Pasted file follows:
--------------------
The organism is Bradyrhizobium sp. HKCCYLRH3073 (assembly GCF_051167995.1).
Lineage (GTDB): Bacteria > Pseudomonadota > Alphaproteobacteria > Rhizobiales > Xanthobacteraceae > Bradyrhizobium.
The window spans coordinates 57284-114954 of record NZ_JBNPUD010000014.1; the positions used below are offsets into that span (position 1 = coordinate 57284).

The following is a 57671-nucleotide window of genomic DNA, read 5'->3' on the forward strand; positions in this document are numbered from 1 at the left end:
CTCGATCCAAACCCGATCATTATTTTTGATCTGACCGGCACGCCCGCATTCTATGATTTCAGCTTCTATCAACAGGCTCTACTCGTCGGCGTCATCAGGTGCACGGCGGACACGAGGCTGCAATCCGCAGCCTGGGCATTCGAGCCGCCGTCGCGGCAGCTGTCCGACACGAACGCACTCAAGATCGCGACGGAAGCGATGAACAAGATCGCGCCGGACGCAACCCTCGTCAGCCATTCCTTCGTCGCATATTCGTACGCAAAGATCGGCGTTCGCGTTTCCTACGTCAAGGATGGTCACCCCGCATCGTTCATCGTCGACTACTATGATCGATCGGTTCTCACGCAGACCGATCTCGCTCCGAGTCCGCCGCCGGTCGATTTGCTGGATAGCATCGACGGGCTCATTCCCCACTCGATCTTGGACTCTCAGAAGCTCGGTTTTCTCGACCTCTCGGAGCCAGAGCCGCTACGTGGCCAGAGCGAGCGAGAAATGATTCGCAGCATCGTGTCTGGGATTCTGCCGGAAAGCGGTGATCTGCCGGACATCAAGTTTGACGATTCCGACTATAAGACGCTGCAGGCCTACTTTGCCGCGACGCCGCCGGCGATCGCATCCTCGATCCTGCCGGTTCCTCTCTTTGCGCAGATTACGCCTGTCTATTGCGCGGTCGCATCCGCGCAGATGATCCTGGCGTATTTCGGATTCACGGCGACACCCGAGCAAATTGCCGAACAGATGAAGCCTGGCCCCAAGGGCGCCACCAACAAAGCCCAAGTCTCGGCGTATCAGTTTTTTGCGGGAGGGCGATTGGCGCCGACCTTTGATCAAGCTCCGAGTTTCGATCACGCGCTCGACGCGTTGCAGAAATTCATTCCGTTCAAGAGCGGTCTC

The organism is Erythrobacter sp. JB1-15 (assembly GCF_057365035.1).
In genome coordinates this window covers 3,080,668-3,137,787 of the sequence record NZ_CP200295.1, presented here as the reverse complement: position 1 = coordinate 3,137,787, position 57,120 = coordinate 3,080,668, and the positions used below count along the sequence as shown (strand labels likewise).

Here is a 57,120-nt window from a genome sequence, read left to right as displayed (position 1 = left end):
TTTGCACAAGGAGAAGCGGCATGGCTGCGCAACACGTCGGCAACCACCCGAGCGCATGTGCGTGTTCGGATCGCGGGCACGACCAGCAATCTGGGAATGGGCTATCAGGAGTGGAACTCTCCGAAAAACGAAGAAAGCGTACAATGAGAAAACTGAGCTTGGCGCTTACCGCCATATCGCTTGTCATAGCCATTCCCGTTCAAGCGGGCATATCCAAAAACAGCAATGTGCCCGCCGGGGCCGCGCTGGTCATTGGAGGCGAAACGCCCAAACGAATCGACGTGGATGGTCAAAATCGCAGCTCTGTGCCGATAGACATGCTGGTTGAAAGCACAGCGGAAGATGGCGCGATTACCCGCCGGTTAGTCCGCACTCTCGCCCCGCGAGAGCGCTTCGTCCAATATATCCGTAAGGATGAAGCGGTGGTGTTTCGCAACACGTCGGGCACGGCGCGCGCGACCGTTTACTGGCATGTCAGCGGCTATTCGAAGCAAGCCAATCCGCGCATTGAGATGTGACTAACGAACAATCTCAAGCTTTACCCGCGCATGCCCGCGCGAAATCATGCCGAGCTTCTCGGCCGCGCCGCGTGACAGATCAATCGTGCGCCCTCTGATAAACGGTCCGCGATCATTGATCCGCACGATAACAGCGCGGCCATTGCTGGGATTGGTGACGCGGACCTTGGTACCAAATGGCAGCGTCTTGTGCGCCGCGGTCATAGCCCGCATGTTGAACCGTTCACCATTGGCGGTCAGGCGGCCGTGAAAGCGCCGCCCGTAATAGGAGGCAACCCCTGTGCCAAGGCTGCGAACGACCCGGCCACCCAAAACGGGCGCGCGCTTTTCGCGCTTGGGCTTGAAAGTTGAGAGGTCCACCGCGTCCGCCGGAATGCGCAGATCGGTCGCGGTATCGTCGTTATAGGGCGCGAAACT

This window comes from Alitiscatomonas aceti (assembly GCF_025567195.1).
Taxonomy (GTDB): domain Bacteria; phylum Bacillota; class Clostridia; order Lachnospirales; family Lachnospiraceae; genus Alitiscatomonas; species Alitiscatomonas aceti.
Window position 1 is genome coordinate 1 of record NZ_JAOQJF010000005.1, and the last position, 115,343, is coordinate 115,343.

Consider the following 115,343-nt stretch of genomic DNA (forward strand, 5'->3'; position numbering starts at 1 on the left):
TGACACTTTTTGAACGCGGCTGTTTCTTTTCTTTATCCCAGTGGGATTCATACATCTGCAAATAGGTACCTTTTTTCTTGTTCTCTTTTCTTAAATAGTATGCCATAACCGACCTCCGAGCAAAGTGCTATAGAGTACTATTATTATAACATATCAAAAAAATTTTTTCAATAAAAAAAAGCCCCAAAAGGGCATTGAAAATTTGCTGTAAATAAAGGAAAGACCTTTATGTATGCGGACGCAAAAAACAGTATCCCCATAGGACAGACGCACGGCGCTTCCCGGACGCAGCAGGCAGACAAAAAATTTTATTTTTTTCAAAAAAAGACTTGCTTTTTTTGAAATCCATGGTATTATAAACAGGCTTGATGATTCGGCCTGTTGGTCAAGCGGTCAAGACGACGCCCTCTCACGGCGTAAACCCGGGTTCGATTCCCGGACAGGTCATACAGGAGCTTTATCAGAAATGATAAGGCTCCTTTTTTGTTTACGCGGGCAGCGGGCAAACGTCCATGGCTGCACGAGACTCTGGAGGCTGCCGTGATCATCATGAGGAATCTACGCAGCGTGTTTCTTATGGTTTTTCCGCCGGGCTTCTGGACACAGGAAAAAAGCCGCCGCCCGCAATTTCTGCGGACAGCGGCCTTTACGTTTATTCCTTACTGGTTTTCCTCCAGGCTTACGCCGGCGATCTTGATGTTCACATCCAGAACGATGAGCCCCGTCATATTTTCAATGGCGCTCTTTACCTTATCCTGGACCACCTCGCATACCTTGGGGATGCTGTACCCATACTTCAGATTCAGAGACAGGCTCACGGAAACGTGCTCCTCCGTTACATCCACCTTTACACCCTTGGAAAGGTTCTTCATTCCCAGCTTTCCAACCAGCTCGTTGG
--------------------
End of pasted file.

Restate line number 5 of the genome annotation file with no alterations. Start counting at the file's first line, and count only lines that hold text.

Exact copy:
CTCGATCCAAACCCGATCATTATTTTTGATCTGACCGGCACGCCCGCATTCTATGATTTCAGCTTCTATCAACAGGCTCTACTCGTCGGCGTCATCAGGTGCACGGCGGACACGAGGCTGCAATCCGCAGCCTGGGCATTCGAGCCGCCGTCGCGGCAGCTGTCCGACACGAACGCACTCAAGATCGCGACGGAAGCGATGAACAAGATCGCGCCGGACGCAACCCTCGTCAGCCATTCCTTCGTCGCATATTCGTACGCAAAGATCGGCGTTCGCGTTTCCTACGTCAAGGATGGTCACCCCGCATCGTTCATCGTCGACTACTATGATCGATCGGTTCTCACGCAGACCGATCTCGCTCCGAGTCCGCCGCCGGTCGATTTGCTGGATAGCATCGACGGGCTCATTCCCCACTCGATCTTGGACTCTCAGAAGCTCGGTTTTCTCGACCTCTCGGAGCCAGAGCCGCTACGTGGCCAGAGCGAGCGAGAAATGATTCGCAGCATCGTGTCTGGGATTCTGCCGGAAAGCGGTGATCTGCCGGACATCAAGTTTGACGATTCCGACTATAAGACGCTGCAGGCCTACTTTGCCGCGACGCCGCCGGCGATCGCATCCTCGATCCTGCCGGTTCCTCTCTTTGCGCAGATTACGCCTGTCTATTGCGCGGTCGCATCCGCGCAGATGATCCTGGCGTATTTCGGATTCACGGCGACACCCGAGCAAATTGCCGAACAGATGAAGCCTGGCCCCAAGGGCGCCACCAACAAAGCCCAAGTCTCGGCGTATCAGTTTTTTGCGGGAGGGCGATTGGCGCCGACCTTTGATCAAGCTCCGAGTTTCGATCACGCGCTCGACGCGTTGCAGAAATTCATTCCGTTCAAGAGCGGTCTC